Captain John R. Emerson USN (Ret), age 93, was born March 26, 1922 and passed August 11, 2015 at home in Bend, Oregon. Born in Busby, Alberta, Canada to John Robert MacDonald Ritchie and Jessie Whitson Carmichael (Emerson) (Ritchie) (Urquhart). Mother and sons moved to Oakland, California in 1924, becoming US citizen in 1940. He is survived by Alice, his wife and childhood sweetheart of 70 years to whom he gives much credit for her support and adaptability, and his six children John, Janice, Phillip, Kenneth, Scott. His son Ross preceded him.
He joined the Navy in July 1942 in hopes of becoming a Naval Aviation Pilot. Trained as an aviation machinist mate, southwest pacific bases became his assignment. In 1944, he was offered a temporary officer commission or enlisted flight training. He joined the Navy to fly. One of his first aircraft was a Stearman biplane, wearing a leather helmet and a pigskin jacket, which is still wearable today. In the latter years, when someone asked for a new flight jacket, Capt. Emerson said “Have a seat, let me tell you about my jacket.”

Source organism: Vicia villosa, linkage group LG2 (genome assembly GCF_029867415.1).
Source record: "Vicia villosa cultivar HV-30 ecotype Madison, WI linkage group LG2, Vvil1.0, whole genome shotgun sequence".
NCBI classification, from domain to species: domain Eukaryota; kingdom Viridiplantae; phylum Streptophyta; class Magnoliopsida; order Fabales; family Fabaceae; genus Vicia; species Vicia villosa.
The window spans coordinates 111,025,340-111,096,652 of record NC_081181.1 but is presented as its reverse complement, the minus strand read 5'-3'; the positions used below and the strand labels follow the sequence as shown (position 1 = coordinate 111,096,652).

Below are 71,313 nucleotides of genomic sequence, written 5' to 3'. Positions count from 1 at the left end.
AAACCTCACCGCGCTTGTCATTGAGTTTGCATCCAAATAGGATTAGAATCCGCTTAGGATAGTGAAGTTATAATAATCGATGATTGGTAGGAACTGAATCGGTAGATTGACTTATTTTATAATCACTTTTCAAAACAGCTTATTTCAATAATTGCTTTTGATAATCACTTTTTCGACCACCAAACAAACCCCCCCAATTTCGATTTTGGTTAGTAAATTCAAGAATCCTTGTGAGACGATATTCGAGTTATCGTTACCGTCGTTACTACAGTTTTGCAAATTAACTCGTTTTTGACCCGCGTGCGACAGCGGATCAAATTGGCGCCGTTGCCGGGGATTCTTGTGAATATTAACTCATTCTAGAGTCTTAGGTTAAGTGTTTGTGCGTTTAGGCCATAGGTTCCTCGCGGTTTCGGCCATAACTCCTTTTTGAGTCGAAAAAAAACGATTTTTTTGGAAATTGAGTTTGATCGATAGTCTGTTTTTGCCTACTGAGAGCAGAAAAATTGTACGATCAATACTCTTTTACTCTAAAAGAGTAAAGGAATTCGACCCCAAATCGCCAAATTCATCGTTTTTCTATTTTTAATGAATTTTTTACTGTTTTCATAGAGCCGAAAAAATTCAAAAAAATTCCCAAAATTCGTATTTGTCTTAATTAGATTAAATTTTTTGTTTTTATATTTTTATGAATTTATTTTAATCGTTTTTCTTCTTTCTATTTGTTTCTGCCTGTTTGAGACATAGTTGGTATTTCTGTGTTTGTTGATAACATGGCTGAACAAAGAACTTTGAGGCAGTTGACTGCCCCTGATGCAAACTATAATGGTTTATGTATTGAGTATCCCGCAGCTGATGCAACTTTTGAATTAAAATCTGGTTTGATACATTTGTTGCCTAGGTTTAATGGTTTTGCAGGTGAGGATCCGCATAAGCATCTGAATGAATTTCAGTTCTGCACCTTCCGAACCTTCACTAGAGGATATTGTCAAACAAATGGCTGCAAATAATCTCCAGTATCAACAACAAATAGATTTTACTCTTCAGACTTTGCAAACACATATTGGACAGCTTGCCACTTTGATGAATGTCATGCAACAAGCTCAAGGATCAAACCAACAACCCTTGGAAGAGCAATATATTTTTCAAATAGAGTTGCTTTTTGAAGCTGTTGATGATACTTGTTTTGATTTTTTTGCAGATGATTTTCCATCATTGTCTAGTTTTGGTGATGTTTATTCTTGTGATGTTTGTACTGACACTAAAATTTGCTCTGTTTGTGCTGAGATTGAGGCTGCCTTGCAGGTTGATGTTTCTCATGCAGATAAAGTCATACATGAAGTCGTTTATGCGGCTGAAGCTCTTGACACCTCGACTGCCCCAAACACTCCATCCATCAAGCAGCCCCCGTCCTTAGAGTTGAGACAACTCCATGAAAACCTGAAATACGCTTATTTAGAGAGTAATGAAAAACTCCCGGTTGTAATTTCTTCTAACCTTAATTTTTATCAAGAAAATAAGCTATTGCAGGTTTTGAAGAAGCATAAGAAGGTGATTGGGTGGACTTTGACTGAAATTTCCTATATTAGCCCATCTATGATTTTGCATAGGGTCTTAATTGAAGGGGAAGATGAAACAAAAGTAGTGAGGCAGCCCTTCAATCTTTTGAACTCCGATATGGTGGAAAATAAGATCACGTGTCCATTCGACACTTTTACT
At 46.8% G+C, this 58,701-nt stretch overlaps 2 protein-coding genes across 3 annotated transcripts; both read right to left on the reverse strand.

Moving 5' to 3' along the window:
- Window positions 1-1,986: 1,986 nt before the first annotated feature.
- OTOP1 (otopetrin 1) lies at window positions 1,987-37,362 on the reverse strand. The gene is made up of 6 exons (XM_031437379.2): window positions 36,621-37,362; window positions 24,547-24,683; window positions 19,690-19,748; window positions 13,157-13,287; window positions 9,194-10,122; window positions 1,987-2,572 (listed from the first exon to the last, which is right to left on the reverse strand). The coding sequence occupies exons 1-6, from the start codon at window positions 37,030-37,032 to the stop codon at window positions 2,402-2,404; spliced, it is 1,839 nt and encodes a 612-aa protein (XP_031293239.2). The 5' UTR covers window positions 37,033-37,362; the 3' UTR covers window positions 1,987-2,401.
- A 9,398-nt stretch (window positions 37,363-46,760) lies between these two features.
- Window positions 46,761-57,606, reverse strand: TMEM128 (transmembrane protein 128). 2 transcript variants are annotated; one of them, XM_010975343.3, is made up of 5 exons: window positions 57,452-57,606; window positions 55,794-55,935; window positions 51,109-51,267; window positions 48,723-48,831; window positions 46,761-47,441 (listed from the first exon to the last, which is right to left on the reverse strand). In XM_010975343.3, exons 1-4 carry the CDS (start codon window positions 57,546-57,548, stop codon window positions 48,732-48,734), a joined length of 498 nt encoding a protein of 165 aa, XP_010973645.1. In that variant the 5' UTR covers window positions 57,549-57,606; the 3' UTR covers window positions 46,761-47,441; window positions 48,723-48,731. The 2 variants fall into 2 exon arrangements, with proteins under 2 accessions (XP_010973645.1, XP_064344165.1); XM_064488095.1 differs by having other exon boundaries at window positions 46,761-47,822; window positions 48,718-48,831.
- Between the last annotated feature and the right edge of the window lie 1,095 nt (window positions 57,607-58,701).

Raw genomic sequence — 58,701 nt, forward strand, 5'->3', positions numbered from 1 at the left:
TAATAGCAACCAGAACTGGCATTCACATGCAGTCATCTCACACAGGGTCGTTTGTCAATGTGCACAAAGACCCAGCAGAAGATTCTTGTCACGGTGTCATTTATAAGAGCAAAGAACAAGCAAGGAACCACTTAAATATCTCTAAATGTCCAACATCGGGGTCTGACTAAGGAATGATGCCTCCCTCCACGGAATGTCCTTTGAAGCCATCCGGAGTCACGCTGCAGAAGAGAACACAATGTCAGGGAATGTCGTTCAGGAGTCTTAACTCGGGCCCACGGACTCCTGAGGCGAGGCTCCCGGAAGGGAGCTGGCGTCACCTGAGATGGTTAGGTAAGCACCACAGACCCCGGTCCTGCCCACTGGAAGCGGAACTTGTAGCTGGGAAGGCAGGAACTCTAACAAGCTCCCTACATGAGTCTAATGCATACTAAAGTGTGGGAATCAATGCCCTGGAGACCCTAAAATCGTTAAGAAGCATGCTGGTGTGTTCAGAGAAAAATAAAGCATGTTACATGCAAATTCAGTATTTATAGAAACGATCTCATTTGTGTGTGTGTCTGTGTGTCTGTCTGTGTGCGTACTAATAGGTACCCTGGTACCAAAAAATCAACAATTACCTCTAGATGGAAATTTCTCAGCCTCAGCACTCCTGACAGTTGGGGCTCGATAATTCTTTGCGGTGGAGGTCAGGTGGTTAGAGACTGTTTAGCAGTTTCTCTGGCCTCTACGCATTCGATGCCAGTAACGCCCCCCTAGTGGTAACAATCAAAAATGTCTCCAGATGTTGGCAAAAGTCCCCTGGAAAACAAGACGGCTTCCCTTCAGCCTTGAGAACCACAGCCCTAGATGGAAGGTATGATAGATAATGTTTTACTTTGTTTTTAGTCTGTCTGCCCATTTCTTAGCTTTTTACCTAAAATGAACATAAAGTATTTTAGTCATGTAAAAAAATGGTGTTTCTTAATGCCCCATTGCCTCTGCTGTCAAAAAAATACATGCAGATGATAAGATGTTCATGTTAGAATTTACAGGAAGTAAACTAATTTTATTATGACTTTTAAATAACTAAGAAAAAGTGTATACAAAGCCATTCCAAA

Aviation Pilot First Class Emerson flew with FASRON 119 in Saipan, Marianas Islands taking on the roles of maintenance officer, technical librarian and operations officer. The squadron received a perfect audit for the first time. Assigned to VR-3 (Moffett Field), he made chief in 1951 and was one of the Navy’s first pilots to fly and instruct in the R6D (C-118) aircraft. From 1953-55, he was one of 15 APs to acquire a regular officer commission, completing 2 years of college equivalency in 1 to graduate as a Naval Aviator. In 1962 he received his BS degree and in 1971 two Masters degrees at the Naval Postgraduate School, Monterey, Calif.
20+ aircraft later, became Commanding Officer of VP-4, a Pentagon Navy planner, CinC-PacFlt staff in Hawaii until 1981, his last assignment was as CO of Naval Air Reserve Unit, NAS Whidbey Island, Washington.
With his retirement in Sept 1982, Capt. Emerson brought to a close 40 years of continuous naval service, marking the end of a special breed of Navy flyers – Naval Aviation Pilots (NAPs) whose national association is known as the Silver Eagles. Occasionally someone would look at his original flight jacket and ask “What is an AP1?”. The ex-enlisted pilot would smile and say, “Have a seat, let me tell you all about it.”
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